One of the most frequent complaints we hear from our clients and students (and admittedly, it tends to be women who are voicing it) is that one partner is resistant to talking. Their complaints are “I can’t get him to open up. No matter what I do, I get nothing more than a one-word response. Sometimes I don’t even get that!” and “I’m so frustrated that I could scream!”
Refusing to talk to your partner about upsetting issues can be more damaging than discussing them. If one partner refuses to participate in a conversation, either directly or by being unavailable, this pattern can spiral down into feelings of resentment or even contempt.
The resistant partner may be overt or covert about closing lines of communication. Direct refusals to engage in discussions such as “I don’t want to talk about it” often contain a warning that they will leave, get angry, or punish their partner if he or she persists in trying to converse. Such exchanges can turn into a contest of wills, communicating that he or she won’t “give in.”
The resistant partner needs to know that being less defensive isn’t submitting to another person’s will. What is required is the ability to see beyond the either/or thinking that such impasses create.
Both partners are fearful, but usually not of the same thing.
The partner who shuts down many appear angry, but it’s likely that he or she is also fearful. The partner who doesn’t want to talk feels less skilled at articulating their concerns and is afraid that he or she won’t be able to hold their ground.
The initiator fears that if a purposeful conversation doesn’t occur, the relationship will be jeopardized. It’s not unusual for one person to be more concerned about the relationship’s stability, and the other to be sensitive to a loss of freedom. Both connection and personal autonomy are essential aspects of any committed partnership.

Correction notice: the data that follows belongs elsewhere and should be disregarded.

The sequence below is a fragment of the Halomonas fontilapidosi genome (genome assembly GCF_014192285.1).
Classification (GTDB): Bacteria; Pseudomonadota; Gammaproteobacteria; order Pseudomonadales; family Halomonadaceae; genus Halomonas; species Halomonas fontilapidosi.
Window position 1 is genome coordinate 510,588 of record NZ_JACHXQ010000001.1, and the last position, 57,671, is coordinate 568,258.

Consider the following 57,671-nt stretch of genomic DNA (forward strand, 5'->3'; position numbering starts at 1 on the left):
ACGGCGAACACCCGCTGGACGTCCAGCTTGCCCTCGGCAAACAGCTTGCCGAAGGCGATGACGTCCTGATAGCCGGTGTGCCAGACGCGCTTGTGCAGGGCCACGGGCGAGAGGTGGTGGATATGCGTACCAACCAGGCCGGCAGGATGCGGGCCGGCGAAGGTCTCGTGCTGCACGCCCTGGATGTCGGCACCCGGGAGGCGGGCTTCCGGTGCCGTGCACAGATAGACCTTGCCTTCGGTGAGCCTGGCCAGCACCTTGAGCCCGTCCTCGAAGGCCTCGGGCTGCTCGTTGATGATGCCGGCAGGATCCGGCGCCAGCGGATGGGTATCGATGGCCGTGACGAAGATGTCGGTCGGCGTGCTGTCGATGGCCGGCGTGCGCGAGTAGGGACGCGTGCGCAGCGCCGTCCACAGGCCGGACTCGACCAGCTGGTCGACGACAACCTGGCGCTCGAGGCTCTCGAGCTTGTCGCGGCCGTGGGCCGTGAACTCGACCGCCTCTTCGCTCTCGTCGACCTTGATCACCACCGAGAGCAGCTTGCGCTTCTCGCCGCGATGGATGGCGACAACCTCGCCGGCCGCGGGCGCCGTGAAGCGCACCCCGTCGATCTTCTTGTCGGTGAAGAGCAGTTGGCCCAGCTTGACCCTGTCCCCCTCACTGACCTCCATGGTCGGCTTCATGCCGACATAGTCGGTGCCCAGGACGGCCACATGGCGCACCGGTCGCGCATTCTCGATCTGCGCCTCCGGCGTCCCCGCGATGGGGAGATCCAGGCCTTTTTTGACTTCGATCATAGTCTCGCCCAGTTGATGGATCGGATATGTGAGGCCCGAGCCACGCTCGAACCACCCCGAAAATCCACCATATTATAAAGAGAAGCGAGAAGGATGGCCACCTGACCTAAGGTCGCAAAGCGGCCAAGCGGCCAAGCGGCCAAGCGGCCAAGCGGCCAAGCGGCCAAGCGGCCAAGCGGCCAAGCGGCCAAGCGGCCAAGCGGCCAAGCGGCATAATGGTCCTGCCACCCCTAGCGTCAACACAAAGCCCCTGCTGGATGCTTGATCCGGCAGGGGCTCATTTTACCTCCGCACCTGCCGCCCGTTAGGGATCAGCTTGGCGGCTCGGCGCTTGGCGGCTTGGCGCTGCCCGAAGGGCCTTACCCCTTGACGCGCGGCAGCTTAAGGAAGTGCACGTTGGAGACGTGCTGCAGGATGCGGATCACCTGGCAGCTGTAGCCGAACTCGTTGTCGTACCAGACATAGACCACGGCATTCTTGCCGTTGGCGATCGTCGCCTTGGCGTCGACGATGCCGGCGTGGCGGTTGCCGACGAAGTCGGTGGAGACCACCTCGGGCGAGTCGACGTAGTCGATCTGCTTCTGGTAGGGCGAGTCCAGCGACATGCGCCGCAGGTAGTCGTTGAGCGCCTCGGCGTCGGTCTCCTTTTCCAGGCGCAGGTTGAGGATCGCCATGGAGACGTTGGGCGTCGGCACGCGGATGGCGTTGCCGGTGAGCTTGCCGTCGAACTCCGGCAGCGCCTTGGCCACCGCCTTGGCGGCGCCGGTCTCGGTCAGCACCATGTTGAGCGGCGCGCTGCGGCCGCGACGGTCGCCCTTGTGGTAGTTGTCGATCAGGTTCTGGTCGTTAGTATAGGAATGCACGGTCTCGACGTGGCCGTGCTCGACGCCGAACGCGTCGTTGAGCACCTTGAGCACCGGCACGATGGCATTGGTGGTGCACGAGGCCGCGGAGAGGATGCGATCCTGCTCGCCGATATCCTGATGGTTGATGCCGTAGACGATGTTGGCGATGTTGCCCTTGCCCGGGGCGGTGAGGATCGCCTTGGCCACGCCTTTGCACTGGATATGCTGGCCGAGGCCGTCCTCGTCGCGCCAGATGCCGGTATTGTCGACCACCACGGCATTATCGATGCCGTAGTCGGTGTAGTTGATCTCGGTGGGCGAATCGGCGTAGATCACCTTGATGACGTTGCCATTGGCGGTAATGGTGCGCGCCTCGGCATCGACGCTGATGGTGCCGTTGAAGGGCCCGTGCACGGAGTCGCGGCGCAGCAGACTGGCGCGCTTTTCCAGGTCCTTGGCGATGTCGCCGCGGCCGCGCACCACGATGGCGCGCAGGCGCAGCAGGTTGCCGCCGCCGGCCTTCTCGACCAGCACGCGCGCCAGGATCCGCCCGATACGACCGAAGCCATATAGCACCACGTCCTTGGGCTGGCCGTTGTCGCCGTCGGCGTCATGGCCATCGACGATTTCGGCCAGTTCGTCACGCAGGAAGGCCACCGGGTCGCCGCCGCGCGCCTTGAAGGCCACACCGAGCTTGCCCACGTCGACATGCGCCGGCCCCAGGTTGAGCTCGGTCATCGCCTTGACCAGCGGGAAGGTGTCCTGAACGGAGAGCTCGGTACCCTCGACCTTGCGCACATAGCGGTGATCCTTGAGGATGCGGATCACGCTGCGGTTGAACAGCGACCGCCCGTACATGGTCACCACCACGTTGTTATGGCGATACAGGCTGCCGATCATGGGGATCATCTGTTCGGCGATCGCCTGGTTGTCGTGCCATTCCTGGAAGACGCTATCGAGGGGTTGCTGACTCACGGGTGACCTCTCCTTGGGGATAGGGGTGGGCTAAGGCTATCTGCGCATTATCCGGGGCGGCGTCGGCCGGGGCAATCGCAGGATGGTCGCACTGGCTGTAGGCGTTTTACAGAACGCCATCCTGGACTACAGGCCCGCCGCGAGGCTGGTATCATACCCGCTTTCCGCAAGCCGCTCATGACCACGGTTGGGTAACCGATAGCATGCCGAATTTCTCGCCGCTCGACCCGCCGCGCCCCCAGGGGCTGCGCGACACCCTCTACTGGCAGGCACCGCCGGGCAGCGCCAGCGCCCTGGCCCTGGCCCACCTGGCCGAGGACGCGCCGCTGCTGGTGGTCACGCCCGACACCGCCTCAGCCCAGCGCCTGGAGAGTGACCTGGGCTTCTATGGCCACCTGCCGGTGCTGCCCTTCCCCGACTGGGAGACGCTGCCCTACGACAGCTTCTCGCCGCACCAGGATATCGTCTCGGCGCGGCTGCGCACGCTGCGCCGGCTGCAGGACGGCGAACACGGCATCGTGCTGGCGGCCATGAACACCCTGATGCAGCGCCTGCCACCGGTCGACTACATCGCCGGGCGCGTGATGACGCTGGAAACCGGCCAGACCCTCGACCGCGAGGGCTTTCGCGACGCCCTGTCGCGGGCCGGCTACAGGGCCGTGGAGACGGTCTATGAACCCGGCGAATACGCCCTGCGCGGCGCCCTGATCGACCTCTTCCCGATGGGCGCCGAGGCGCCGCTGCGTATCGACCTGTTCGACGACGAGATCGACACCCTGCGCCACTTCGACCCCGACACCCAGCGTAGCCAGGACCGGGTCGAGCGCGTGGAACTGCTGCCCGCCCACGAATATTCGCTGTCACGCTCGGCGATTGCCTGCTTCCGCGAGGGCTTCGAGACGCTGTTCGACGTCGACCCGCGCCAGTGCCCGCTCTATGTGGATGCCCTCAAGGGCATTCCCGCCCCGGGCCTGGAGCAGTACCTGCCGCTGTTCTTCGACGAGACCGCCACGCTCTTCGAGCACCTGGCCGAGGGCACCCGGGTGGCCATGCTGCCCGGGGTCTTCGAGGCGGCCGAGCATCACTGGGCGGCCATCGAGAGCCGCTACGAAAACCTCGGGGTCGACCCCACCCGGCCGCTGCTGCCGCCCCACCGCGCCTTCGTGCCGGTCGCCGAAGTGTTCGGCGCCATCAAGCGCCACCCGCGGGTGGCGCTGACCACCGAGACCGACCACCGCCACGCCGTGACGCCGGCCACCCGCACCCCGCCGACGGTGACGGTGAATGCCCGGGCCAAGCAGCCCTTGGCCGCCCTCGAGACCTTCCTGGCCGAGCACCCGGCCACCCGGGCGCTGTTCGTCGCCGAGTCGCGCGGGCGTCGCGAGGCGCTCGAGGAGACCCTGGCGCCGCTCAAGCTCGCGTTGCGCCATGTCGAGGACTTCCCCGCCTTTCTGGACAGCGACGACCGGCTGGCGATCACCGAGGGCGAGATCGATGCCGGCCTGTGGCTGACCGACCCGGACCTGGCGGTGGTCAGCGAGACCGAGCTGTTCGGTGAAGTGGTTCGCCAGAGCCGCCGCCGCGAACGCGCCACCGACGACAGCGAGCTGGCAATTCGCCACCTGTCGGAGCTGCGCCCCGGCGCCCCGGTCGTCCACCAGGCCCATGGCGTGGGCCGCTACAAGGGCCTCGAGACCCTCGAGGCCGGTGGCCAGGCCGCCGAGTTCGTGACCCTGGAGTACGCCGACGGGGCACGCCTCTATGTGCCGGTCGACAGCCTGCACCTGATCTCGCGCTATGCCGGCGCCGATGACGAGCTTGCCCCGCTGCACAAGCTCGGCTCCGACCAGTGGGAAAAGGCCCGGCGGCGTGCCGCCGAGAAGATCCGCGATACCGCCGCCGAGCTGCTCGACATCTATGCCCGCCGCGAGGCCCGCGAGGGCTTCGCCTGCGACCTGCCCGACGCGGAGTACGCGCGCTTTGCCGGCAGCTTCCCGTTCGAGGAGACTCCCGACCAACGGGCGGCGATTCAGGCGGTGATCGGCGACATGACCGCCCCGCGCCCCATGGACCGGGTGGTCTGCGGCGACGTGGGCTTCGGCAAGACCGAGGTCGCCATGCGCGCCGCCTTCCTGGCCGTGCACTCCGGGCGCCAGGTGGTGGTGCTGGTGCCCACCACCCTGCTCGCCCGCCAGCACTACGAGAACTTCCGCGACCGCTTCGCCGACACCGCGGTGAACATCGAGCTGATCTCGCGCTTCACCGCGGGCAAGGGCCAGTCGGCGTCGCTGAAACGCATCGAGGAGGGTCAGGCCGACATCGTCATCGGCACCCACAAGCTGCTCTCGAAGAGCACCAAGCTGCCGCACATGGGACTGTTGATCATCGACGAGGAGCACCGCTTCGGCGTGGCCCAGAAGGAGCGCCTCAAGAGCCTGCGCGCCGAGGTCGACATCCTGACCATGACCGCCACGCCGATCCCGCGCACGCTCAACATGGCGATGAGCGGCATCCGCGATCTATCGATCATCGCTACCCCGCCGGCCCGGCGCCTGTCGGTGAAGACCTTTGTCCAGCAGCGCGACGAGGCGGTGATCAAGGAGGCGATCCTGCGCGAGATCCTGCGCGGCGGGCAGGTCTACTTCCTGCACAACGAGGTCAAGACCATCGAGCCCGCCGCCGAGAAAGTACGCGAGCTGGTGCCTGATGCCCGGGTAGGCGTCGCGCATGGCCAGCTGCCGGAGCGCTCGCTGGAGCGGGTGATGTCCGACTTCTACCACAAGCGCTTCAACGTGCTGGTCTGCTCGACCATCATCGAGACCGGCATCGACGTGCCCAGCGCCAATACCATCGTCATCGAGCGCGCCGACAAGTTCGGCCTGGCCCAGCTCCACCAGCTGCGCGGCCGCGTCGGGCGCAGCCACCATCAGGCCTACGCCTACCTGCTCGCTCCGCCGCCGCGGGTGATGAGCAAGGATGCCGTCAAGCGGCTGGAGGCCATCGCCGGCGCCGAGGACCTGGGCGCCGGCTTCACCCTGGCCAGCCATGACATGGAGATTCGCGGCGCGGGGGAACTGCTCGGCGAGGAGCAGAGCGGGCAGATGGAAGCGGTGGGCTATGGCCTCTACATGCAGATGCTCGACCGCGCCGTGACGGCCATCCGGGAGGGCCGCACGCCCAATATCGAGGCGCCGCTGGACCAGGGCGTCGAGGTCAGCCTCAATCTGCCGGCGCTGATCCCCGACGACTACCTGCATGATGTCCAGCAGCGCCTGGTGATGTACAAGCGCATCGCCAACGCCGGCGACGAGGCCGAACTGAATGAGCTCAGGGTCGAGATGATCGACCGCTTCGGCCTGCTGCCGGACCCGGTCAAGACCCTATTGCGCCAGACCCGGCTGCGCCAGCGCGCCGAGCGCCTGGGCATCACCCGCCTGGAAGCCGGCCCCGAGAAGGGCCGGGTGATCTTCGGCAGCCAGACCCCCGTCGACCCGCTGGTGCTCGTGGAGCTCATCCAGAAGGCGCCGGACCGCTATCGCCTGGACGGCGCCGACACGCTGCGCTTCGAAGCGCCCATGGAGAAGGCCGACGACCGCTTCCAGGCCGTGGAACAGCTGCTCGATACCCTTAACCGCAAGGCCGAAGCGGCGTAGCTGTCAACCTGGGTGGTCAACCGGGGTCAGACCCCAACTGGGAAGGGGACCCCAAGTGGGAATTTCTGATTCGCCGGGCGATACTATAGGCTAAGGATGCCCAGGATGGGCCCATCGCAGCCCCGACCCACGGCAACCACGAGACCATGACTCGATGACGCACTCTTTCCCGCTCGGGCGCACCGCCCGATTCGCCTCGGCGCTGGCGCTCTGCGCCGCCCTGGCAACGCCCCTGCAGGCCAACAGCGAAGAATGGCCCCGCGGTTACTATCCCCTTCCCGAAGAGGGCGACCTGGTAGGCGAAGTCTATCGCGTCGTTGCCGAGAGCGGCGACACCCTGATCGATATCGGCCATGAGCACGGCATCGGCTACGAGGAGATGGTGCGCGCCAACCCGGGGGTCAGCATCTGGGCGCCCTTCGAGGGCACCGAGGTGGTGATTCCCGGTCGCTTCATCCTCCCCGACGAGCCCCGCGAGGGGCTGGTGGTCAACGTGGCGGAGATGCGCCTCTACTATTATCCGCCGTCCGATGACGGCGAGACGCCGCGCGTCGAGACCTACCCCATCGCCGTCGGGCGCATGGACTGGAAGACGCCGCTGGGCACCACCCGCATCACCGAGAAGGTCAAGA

When the relationship is threatened, the partner who is more attuned to connection has a stronger desire to fix the imbalance. When they are met with a less than enthusiastic response, the challenge is to resist the temptation to throw their hands up in exasperation. One way to approach the issue is to say, “We’ve got a problem,” a statement that is a non-accusatory way of expressing concern.
Beware of becoming resigned
Until both partners share a more equal level of concern about their connection, responsibility for addressing the issue will fall to the more motivated partner. What does not work is to become resigned to tolerating a distant relationship which is a prescription for misery.
If you’ve been on either side of such an impasse, you know how painful it can be, wanting to explode in frustration or withdraw. You may have been the one who was unable to get your partner to talk or maybe you’ve experienced feeling pressured to open up when you didn’t feel ready to do so. Here are a few guidelines to help you to break the impasse: